And sometimes it takes the town shutting down to pull me out of my comfort zone. I'm learning that silence isn't all that bad–though it feels like it–and is even a great outlet for prayer, as counter-intuitive as that seems. But I still don't like it. Perhaps that's my problem: words (in prayer) help me feel productive; the discursive thoughts Richard Rohr often warns about in his instruction on contemplative prayer, that we mistakenly assume are meritorious to God. Rohr, in his book, A Lever and a Place to Stand, suggests “Prayer beyond words” instead (59). So I tried it. But it's increasingly uncomfortable to leave words behind, when words are all you do in life.
We have to have a slight distance from the world–we have to allow time for withdrawal from business as usual, for meditation, for prayer in what Jesus calls “our private room.” However, in order for this not to become escapism, we have to remain quite close to the world at the same, loving it, feeling its pains and its joys as our pains and our joys. ~ Richard Rohr, 2.
In other words, we must all learn to withdrawal in holy silence, yet re-engage the pressures of “productivity” when our spirit is revived; after all, we're never not supposed to be productive. The Bible simply chooses an alternative: fruitfulness.
Our lives are not supposed to be marked by busy work, but by the characteristics (the fruit) of the Spirit.
Sometimes this happens when you're busy, and sometimes it happens when you're not. After reading Rohr's line, I experienced an epiphany: God used December 25th to slow my life down enough to show me that he doesn't need me. Yet in the sermon I gave the night before, I also explain how the birth of His Son proves that he wants me (and you). Now, we're on another level.
Because while it's uncomfortable to feel unneeded; it's downright devastating to feel unwanted. But to be unneeded while knowing you're still wanted is one of the most liberating things the soul can ever know.
And on this Christmas week, I'm trying to ride the border of that mysterious truth, if only because the shutting down of Santa Barbara forced it upon my over-productive mind. And to think some people don't believe in effectual grace! Tsk tsk. That's what a busy mind will sometimes do to you. Can I share something with you, from one mad thinker to another? (One that I robbed from a local bumper sticker)…
Slow down Santa Barbara.
God's presence is worth the reflection.
Habakkuk 2:20 ~ The Lord is in His holy temple; let everyone on earth be silent in His presence.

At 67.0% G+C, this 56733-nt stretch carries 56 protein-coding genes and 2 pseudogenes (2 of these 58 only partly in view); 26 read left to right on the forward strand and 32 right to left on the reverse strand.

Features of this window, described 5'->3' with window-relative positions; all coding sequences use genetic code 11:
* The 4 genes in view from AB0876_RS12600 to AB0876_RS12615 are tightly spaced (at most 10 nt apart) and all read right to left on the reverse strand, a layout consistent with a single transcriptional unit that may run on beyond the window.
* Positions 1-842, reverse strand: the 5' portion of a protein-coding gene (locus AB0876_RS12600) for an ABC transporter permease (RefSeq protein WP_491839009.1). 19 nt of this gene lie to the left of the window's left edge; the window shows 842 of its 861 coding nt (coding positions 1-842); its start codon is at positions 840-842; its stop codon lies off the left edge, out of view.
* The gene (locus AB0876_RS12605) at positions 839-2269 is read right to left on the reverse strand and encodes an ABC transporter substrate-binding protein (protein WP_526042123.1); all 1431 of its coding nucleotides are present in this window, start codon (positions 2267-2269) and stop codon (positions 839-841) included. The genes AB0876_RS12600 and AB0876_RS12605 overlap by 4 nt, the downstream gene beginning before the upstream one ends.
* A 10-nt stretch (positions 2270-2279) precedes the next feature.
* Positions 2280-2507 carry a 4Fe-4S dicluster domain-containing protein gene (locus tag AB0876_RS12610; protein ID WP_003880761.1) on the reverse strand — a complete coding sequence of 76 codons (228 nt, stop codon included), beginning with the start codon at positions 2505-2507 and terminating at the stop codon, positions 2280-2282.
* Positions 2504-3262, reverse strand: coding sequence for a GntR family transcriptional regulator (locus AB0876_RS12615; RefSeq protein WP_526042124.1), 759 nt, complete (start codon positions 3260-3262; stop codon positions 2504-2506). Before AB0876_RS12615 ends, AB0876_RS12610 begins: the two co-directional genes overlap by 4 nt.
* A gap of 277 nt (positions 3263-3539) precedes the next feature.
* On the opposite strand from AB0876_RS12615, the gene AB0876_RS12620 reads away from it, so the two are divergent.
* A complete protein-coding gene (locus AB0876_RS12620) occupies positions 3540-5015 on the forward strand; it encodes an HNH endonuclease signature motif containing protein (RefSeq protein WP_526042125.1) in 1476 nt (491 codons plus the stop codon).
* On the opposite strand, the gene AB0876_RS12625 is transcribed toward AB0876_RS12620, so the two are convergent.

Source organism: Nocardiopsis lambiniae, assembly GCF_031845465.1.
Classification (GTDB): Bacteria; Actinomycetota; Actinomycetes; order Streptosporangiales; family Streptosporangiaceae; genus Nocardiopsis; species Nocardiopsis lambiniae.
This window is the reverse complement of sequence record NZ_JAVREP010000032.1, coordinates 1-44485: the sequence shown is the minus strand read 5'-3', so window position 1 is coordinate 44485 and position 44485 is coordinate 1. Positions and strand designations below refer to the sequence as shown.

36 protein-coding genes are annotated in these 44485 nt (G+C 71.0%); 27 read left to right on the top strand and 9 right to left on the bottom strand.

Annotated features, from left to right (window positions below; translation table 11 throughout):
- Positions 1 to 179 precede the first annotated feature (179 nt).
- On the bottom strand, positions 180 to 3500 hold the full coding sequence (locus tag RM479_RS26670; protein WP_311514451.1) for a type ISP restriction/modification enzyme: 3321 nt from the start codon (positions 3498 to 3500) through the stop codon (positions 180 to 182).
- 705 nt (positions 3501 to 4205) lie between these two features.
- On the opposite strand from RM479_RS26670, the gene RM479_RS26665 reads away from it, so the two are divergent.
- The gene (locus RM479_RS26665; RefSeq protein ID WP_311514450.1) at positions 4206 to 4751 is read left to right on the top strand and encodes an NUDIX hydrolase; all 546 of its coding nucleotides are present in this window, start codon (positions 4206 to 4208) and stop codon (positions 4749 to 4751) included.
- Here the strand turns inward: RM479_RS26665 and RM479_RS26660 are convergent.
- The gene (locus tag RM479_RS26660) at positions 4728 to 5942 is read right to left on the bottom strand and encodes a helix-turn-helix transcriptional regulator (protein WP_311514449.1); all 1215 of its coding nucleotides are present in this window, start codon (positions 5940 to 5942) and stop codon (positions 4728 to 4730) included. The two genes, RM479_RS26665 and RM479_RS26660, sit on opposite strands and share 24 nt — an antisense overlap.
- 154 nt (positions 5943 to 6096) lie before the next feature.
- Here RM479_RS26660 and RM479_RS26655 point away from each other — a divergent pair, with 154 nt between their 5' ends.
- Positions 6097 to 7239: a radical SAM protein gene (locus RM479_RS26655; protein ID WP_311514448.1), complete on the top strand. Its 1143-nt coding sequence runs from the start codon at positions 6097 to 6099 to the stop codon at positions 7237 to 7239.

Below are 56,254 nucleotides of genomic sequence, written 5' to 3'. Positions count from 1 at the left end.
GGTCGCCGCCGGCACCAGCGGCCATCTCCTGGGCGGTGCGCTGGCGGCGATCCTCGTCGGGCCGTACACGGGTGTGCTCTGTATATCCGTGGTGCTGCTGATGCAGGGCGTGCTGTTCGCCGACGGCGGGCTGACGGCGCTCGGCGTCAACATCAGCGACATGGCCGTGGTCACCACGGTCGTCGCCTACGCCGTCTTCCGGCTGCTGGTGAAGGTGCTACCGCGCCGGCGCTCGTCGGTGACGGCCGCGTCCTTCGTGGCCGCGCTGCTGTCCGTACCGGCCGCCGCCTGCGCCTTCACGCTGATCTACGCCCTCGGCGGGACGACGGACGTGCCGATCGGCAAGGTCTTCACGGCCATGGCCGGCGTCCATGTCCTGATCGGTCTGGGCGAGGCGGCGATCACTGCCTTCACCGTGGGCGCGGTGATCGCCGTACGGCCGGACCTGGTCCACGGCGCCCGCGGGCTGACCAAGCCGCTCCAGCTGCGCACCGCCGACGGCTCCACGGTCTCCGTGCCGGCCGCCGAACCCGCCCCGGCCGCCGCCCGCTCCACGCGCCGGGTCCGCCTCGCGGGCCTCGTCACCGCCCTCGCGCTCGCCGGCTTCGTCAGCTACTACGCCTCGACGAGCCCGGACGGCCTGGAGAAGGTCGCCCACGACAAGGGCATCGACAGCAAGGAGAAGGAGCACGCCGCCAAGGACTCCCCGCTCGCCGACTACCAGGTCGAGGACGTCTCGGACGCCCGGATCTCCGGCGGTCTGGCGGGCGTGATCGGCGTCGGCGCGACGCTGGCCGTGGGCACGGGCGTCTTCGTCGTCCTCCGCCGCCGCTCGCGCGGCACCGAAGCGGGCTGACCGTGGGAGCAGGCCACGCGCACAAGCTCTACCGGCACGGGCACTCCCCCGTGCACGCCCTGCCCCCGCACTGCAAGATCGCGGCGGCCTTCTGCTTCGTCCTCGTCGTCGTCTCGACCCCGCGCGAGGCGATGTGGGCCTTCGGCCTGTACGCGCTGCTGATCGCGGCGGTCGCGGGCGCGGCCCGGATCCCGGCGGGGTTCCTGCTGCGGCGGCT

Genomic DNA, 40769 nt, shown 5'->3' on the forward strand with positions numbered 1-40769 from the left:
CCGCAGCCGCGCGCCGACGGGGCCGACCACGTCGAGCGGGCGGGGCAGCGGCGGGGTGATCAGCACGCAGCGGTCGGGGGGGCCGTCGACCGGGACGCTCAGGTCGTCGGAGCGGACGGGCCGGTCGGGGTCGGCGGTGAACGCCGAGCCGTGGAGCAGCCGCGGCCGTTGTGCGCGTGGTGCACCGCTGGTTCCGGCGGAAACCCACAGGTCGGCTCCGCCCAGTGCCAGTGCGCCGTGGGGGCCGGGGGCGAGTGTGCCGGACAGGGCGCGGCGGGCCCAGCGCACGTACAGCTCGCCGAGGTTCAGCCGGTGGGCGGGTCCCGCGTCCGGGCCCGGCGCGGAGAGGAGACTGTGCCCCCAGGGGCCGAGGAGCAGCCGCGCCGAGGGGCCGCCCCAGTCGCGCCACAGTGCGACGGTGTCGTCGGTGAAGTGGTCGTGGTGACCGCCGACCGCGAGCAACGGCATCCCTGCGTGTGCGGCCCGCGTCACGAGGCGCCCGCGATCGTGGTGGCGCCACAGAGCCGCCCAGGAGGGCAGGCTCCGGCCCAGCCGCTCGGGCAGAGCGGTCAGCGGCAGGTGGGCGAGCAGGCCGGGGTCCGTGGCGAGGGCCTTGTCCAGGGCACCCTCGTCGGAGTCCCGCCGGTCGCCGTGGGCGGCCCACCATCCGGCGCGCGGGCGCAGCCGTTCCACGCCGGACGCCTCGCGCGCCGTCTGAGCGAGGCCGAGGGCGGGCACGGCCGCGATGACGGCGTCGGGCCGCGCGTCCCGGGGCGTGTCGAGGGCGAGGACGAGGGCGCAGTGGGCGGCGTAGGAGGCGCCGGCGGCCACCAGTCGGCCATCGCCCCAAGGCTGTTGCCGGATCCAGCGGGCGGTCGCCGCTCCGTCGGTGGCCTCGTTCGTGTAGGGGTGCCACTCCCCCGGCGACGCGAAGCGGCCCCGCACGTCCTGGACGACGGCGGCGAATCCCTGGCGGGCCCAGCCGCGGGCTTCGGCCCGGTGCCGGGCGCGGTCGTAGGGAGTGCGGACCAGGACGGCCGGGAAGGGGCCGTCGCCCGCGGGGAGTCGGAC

Matthew 3:16-17: “After Jesus was baptized, He went up immediately from the water. The heavens suddenly opened for Him, and He saw the Spirit of God descending like a dove and coming down on Him. And there came a voice from heaven: ‘This is My beloved Son. I take delight in Him!'” (HCSB)
What beautiful elements to this paragraph! “[The Holy Spirit was] coming down on [Jesus]….[says the Father]: ‘I take delight in Him!’
Matthew is unambiguous in his mention of the Trinitarian God. He not only mentions them, but he depicts them in a wonderful dance of inclusion and delight. The Spirit is happy to descend upon the Son; the Father delights in the Son; the Son joyfully welcomes both the Spirit and the Father!
The first thing that comes to mind in this passage is the sheer girth of the coming announcement. This is not a footnote–it’s the red carpet of the cosmos, and Jesus is walking across it.
In other words, this is a BIG deal, so pay attention to what God is about to say.
God the Father says something alright. He publicly identifies Jesus’ unique Sonship. This is not sonship as we might entertain–that of genealogical descent. This is God’s “proleptic enthronement” of Jesus to the highest status, the highest office, and the highest ministry (Keener). What ministry?
There is an Old Testament parallel in Ezekiel 1:1, where the prophet “asks God to tear the heavens and come down to redeem his people” (France). What Matthew is clarifying is that this is the unique expression of who God is. In other words, don’t send a man to do what only God can do; send God to become a man.